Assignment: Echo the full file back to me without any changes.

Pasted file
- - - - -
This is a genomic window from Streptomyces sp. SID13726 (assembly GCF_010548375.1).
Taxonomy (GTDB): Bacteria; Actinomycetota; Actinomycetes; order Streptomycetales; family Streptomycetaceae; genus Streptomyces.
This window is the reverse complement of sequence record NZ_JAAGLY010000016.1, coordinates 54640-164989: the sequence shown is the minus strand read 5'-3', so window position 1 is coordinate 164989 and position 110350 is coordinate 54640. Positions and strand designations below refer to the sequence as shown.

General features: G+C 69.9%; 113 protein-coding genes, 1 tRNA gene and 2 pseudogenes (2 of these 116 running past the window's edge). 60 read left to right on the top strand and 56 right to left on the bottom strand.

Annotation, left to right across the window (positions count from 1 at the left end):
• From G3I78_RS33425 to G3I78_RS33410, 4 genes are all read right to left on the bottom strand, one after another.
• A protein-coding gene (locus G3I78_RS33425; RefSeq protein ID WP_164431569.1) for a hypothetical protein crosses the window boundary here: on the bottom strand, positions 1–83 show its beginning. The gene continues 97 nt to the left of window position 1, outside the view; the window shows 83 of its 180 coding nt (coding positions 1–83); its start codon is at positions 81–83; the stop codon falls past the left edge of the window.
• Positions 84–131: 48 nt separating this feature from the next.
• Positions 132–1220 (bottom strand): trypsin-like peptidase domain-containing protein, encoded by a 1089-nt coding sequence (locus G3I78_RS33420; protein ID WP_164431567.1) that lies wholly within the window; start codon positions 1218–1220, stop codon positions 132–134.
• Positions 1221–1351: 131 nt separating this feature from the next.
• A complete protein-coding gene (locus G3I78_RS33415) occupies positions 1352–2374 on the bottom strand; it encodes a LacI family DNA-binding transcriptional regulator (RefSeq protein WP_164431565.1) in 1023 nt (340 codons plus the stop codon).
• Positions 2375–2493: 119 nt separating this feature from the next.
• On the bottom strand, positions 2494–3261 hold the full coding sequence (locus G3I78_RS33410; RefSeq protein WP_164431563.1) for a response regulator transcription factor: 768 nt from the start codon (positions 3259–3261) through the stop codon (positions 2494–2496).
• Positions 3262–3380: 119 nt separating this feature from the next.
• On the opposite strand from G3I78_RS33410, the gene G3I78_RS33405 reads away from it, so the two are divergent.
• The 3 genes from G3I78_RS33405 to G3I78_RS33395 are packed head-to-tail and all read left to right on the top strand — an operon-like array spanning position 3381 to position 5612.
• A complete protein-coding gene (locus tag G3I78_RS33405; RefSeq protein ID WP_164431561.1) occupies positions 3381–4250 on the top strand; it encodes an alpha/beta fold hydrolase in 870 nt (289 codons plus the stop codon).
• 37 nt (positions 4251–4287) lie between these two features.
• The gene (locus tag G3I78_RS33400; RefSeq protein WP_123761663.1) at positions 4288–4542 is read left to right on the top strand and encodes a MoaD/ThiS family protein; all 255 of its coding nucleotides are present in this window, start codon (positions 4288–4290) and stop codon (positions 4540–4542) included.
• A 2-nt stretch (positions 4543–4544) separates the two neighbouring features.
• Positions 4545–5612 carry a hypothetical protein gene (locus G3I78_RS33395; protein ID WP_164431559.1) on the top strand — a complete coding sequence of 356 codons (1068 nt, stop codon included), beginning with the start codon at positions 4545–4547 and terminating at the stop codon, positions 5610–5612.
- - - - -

This is a genomic window from Streptomyces sp. SID13726 (assembly GCF_010548375.1).
Taxonomy (GTDB): Bacteria; Actinomycetota; Actinomycetes; order Streptomycetales; family Streptomycetaceae; genus Streptomyces.
This window is the reverse complement of sequence record NZ_JAAGLY010000016.1, coordinates 54640-164989: the sequence shown is the minus strand read 5'-3', so window position 1 is coordinate 164989 and position 110350 is coordinate 54640. Positions and strand designations below refer to the sequence as shown.

General features: G+C 69.9%; 113 protein-coding genes, 1 tRNA gene and 2 pseudogenes (2 of these 116 running past the window's edge). 60 read left to right on the top strand and 56 right to left on the bottom strand.

Annotation, left to right across the window (positions count from 1 at the left end):
• From G3I78_RS33425 to G3I78_RS33410, 4 genes are all read right to left on the bottom strand, one after another.
• A protein-coding gene (locus G3I78_RS33425; RefSeq protein ID WP_164431569.1) for a hypothetical protein crosses the window boundary here: on the bottom strand, positions 1–83 show its beginning. The gene continues 97 nt to the left of window position 1, outside the view; the window shows 83 of its 180 coding nt (coding positions 1–83); its start codon is at positions 81–83; the stop codon falls past the left edge of the window.
• Positions 84–131: 48 nt separating this feature from the next.
• Positions 132–1220 (bottom strand): trypsin-like peptidase domain-containing protein, encoded by a 1089-nt coding sequence (locus G3I78_RS33420; protein ID WP_164431567.1) that lies wholly within the window; start codon positions 1218–1220, stop codon positions 132–134.
• Positions 1221–1351: 131 nt separating this feature from the next.
• A complete protein-coding gene (locus G3I78_RS33415) occupies positions 1352–2374 on the bottom strand; it encodes a LacI family DNA-binding transcriptional regulator (RefSeq protein WP_164431565.1) in 1023 nt (340 codons plus the stop codon).
• Positions 2375–2493: 119 nt separating this feature from the next.
• On the bottom strand, positions 2494–3261 hold the full coding sequence (locus G3I78_RS33410; RefSeq protein WP_164431563.1) for a response regulator transcription factor: 768 nt from the start codon (positions 3259–3261) through the stop codon (positions 2494–2496).
• Positions 3262–3380: 119 nt separating this feature from the next.
• On the opposite strand from G3I78_RS33410, the gene G3I78_RS33405 reads away from it, so the two are divergent.
• The 3 genes from G3I78_RS33405 to G3I78_RS33395 are packed head-to-tail and all read left to right on the top strand — an operon-like array spanning position 3381 to position 5612.
• A complete protein-coding gene (locus tag G3I78_RS33405; RefSeq protein ID WP_164431561.1) occupies positions 3381–4250 on the top strand; it encodes an alpha/beta fold hydrolase in 870 nt (289 codons plus the stop codon).
• 37 nt (positions 4251–4287) lie between these two features.
• The gene (locus tag G3I78_RS33400; RefSeq protein WP_123761663.1) at positions 4288–4542 is read left to right on the top strand and encodes a MoaD/ThiS family protein; all 255 of its coding nucleotides are present in this window, start codon (positions 4288–4290) and stop codon (positions 4540–4542) included.
• A 2-nt stretch (positions 4543–4544) separates the two neighbouring features.
• Positions 4545–5612 carry a hypothetical protein gene (locus G3I78_RS33395; protein ID WP_164431559.1) on the top strand — a complete coding sequence of 356 codons (1068 nt, stop codon included), beginning with the start codon at positions 4545–4547 and terminating at the stop codon, positions 5610–5612.